Ellen On Visiting Haworth After The Time Of The Brontës
“Haworth of the present day, like many other secluded places, has made a step onwards, in that it has now its railway station and its institutions for the easy acquirement of learning, politics, and literature. The parsonage is quite another habitation from the parsonage of former days. The garden, which was nearly all grass, and possessed only a few stunted thorns and shrubs, and a few current bushes which Emily and Anne treasured as their own bit of fruit-garden, is now a perfect Arcadia of floral culture and beauty. At first the alteration, in spite of its improvement, strikes one with heart-ache and regret; for it is quite impossible, even in imagination, to people those rooms with their former inhabitants. But after-thought shows one the folly of such regret; for what the Brontës cared for and lived in most were the surroundings of nature, the free expanse of hill and mountain, the purple heather, the dells, and glens, and brooks, the starry heavens, and the charm of that solitude and seclusion which sees things from a distance without the disturbing atmosphere which lesser minds are apt to create. For it was not the seclusion of a solitary person, such as Charlotte endured in after days, and which in time becomes awfully oppressive and injurious. It was solitude and seclusion shared and enjoyed with intelligent companionship, and intense family affection.”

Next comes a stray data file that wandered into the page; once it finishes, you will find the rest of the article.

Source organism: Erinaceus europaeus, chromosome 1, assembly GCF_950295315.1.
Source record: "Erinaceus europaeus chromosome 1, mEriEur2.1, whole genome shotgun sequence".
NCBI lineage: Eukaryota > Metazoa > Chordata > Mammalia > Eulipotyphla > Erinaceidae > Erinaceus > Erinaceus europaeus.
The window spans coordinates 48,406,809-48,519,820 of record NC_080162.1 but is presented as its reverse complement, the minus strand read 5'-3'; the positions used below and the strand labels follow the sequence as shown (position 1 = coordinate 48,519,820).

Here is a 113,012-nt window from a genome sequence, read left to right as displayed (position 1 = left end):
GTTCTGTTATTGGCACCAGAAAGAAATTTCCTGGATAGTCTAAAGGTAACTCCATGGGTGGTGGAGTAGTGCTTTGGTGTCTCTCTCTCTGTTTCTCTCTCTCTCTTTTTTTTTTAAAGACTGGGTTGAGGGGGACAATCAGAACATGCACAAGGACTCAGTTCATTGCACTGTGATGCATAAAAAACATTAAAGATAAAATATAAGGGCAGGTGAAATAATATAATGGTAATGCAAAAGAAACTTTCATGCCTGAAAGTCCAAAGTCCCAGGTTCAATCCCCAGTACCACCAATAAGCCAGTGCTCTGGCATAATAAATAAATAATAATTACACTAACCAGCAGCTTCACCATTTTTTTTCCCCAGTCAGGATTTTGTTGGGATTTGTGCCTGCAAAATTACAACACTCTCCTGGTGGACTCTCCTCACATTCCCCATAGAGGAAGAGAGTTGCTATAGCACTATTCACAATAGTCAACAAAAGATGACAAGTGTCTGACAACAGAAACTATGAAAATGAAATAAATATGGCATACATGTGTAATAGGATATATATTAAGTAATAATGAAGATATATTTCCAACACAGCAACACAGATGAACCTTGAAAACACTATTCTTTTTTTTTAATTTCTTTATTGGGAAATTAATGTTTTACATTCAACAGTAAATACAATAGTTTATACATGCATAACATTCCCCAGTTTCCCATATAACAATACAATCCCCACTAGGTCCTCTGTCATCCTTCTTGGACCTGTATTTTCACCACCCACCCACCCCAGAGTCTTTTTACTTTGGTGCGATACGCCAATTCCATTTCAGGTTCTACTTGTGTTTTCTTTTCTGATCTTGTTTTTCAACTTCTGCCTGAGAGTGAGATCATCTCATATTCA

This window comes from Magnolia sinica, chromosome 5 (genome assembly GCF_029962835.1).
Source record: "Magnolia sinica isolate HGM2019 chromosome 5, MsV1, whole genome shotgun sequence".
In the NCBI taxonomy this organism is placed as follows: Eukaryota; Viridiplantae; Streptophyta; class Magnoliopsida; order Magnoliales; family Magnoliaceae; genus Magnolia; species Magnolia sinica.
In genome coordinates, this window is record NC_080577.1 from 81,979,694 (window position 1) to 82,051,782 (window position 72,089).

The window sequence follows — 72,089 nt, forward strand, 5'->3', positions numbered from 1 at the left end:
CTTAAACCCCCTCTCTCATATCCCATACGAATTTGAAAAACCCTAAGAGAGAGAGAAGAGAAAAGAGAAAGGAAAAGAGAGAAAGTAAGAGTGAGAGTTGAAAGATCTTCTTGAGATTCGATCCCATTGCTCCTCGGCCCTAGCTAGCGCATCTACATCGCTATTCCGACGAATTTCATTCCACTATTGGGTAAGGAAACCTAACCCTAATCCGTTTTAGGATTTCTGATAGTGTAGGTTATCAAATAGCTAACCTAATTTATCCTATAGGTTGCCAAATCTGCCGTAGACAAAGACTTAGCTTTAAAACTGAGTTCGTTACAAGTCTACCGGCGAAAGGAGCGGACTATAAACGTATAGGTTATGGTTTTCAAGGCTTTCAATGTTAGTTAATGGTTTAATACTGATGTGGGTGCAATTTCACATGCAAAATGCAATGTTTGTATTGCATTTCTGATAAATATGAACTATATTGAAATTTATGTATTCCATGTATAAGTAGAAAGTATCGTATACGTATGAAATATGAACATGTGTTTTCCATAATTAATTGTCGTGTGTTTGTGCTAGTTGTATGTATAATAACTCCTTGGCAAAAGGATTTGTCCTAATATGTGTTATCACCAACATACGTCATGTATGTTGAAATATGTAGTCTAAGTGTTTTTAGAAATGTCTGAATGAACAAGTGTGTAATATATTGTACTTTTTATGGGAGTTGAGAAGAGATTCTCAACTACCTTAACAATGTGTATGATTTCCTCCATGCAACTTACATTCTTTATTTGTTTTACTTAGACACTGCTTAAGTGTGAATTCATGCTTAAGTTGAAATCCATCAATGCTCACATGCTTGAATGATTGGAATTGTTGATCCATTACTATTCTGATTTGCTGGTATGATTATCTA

We can all enjoy the intelligent companionship of the Brontës today, partly thanks to the support and championing of their cause by Ellen, long after they had shuffled off this mortal coil. So let’s put down our chocolate, raise a glass, and say ‘Happy birthday, Charlotte Brontë and Ellen Nussey.’
One thought on “Happy Birthday Charlotte Brontë And Ellen Nussey”
A happy birthday to Charlotte and Ellen both! It is easy to focus on the tragedies in their short lives, but important to remember the wonderful friendships they enjoyed, and this is a great example…even if Charlotte and Ellen had the occasional spat.
I spent the morning reading further into your book. I can’t put it down…so refreshing to read a book focused on Anne instead of Charlotte or Emily. She is such an admirable person.